Didier Stevens

Wednesday 15 April 2020

Analyzing Malformed ZIP Files

Filed under: Forensics,maldoc,My Software — Didier Stevens @ 0:00

With version 0.0.16 (we are now at version 0.0.18), I updated my zipdump.py tool to handle (deliberately) malformed ZIP files. My zipdump tool uses Python’s ZIP module to analyze ZIP files.

Now, zipdump has a an option (-f) to scan arbitrary binary files for ZIP records.

I will show here how this feature can be used, by analyzing a sample Xavier Mertens wrote a diary entry about. This sample is a Word document with macros, an OOXML (Office Open XML format) file (.docm). It is malformed, because 1) there’s an extra byte at the beginning and 2) there’s a byte missing at the end.

When you use my zipdump tool to look at the file, you get an error:

Using option -f l (list), we can find all PKZIP records inside arbitrary, binary files:

When using option -f with value l, a listing will be created of all PKZIP records found in the file, plus extra data. Some of these entries in this report will have an index, that can be used to select the entry.

In this example, 2 entries can be selected:

p: extra bytes at the beginning of the file (prefix)

1: an end-of-central-directory record (PK0506 end)

Using option -f p, we can select the prefix (extra data at the beginning of the file) for further analysis:

And from this hex/ascii dump, we learn that there is one extra byte at the beginning of the ZIP file, and that it is a newline characters (0x0A).

Using option -f 1, we can select the EOCD record to analyze the ZIP file:

As this generates an error, we need to take a closer look at the EOCD record by adding option -i (info):

With this info, we understand that the missing byte makes that the comment length field is one byte short, and this causes the error seen in previous image.

ZIP files can contain comments (for the ZIP container, and also for individual files): these are stored at the end of the PKZIP records, preceded by a 2-byte long, little-endian integer. This integer is the length of the comment. If there is no comment, this integer is zero (0x00).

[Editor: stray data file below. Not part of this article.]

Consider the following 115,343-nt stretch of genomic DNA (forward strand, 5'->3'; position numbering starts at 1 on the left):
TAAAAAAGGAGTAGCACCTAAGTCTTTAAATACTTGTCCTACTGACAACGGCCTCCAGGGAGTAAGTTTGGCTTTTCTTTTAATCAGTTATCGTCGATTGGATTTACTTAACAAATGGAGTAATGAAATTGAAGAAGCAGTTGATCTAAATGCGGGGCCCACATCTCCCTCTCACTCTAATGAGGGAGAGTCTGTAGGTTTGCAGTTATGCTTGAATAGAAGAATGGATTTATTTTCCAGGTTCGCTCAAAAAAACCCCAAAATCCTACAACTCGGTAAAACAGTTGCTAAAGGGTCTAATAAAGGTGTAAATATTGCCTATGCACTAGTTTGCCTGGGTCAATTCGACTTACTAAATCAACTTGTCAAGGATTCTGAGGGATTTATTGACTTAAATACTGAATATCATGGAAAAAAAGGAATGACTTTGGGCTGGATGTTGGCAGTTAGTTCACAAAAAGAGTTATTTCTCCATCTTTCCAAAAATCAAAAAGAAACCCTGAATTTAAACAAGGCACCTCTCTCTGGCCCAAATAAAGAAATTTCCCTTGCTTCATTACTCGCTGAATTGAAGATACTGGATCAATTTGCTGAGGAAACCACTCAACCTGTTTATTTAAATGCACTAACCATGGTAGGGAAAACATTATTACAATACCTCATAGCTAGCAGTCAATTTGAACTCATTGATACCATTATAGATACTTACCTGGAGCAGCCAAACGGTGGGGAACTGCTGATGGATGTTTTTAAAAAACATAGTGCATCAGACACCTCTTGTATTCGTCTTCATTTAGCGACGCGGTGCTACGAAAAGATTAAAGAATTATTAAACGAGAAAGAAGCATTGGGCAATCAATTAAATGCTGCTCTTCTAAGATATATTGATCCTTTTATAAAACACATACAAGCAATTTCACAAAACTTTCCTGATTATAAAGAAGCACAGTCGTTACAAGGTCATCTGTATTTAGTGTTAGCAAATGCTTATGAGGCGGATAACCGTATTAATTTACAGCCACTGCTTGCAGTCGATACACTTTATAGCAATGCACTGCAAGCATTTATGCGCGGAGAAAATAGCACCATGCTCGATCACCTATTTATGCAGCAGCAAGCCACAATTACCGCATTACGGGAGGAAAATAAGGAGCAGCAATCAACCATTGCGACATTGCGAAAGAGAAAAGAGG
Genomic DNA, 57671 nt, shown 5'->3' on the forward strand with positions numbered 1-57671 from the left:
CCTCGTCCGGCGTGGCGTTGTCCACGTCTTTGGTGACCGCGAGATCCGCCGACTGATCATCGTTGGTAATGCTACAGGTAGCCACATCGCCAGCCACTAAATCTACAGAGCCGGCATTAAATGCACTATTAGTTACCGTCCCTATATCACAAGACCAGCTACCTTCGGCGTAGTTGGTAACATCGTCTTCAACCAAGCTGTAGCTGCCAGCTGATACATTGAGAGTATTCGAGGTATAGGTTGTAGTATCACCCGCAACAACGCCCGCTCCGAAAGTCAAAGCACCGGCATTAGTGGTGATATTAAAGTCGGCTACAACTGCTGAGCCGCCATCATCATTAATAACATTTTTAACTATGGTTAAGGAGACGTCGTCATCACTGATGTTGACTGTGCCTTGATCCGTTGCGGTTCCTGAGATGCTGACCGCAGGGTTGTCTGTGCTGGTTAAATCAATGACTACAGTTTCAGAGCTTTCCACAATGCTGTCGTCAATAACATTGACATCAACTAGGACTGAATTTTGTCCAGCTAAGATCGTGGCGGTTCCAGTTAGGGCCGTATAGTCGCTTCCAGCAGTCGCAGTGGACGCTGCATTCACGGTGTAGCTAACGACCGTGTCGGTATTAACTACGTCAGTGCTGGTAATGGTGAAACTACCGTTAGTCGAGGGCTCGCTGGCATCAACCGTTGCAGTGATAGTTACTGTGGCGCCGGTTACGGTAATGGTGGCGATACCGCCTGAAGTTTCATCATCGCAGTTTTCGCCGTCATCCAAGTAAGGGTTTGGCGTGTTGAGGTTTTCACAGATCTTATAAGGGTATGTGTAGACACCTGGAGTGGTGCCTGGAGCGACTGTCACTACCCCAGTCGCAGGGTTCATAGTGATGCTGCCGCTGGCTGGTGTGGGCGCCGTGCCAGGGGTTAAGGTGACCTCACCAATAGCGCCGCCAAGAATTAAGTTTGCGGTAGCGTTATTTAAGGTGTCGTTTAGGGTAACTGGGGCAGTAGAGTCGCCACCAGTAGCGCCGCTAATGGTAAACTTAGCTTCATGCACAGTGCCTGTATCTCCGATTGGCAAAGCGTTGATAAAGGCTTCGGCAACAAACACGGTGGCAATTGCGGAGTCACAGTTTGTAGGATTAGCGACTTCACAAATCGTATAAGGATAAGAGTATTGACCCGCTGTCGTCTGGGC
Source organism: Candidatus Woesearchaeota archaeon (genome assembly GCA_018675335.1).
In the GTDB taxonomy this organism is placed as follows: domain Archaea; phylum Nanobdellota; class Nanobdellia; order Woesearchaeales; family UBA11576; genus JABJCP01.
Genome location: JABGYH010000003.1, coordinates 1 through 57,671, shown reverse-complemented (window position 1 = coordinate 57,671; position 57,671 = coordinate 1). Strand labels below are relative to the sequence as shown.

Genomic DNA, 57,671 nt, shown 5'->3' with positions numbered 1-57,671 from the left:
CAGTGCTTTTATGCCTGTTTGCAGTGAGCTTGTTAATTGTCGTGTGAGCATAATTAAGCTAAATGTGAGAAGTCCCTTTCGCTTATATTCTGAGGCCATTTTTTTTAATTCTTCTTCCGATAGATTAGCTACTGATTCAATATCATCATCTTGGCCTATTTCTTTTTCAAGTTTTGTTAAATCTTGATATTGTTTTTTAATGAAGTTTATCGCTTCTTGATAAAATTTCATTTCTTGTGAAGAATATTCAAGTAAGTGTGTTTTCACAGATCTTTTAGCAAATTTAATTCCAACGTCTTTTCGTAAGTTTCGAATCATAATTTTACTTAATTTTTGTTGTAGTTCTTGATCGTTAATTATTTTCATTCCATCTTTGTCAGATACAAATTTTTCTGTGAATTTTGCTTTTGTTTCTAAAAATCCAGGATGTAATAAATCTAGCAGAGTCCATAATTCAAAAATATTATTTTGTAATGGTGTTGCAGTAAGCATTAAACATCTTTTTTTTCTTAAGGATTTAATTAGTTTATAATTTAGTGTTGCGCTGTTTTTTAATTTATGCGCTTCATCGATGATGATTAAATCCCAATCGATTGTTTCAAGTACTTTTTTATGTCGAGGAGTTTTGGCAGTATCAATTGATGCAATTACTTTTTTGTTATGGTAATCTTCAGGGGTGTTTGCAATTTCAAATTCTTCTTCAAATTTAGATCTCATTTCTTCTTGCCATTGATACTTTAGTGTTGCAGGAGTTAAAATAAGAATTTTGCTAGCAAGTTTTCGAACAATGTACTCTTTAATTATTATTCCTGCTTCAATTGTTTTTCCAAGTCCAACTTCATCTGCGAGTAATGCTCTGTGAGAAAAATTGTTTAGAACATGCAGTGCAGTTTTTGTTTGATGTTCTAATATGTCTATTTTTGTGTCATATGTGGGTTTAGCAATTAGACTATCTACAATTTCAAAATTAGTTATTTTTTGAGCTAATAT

Hence, the byte we are missing here is a NULL (0x00) byte. We can append a NULL byte to the sample, and then we should be able to analyze the ZIP file. In stead of modifying the sample, I use my tool cut-bytes.py to add a single NULL byte to the file (suffix option: -s #h#00) and then pipe this into zipdump:

File 5 (vbaProject.bin) contains the VBA macros, and can be piped into oledump.py:

I also created a video:

zipdump_v0_0_18.zip (https)
MD5: 34DC469E8CD4E5D3E9520517DEFED888
SHA256: 270B26217755D7ECBCB6D642FBB349856FAA1AE668DB37D8D106B37D062FADBB

4 Comments »

  1. […] Blog post: Analyzing Malformed ZIP Files […]

    Pingback by zipdump.py: Malformed .docm File – Didier Stevens Videos — Thursday 16 April 2020 @ 0:14

  2. Hi Didier!

    Sometimes I have to triage the incoming emails of our company and their attachments.
    Regarding zip archives, I see malformed files with two forms of the payload: [blob] + [zip] and [zip] + [blob]

    I have written my tools to analyze these kind of files and I have done a tiny change to the python module “zipfile”.
    I submitted my change to python.org: https://bugs.python.org/issue40301

    Could you take a look at the request? I appreciate your feedback.

    Comment by Massimo Sala — Friday 17 April 2020 @ 23:28

  3. You should do your request for Python 3, in my opinion you have no chance to get your change accepted 3 months after the Python 2.7 code freeze.

    Comment by Didier Stevens — Sunday 19 April 2020 @ 8:51

  4. Yes, I see. I appreciate python isn’t compiled: after the freeze… it is a breeze to patch the sources. On intranet legacy servers, the compilation of tools is a real pain (toolchain, libraries, dependencies, and so on). Compliments for your tools and articles.

    Comment by Massimo Sala — Tuesday 21 April 2020 @ 7:05


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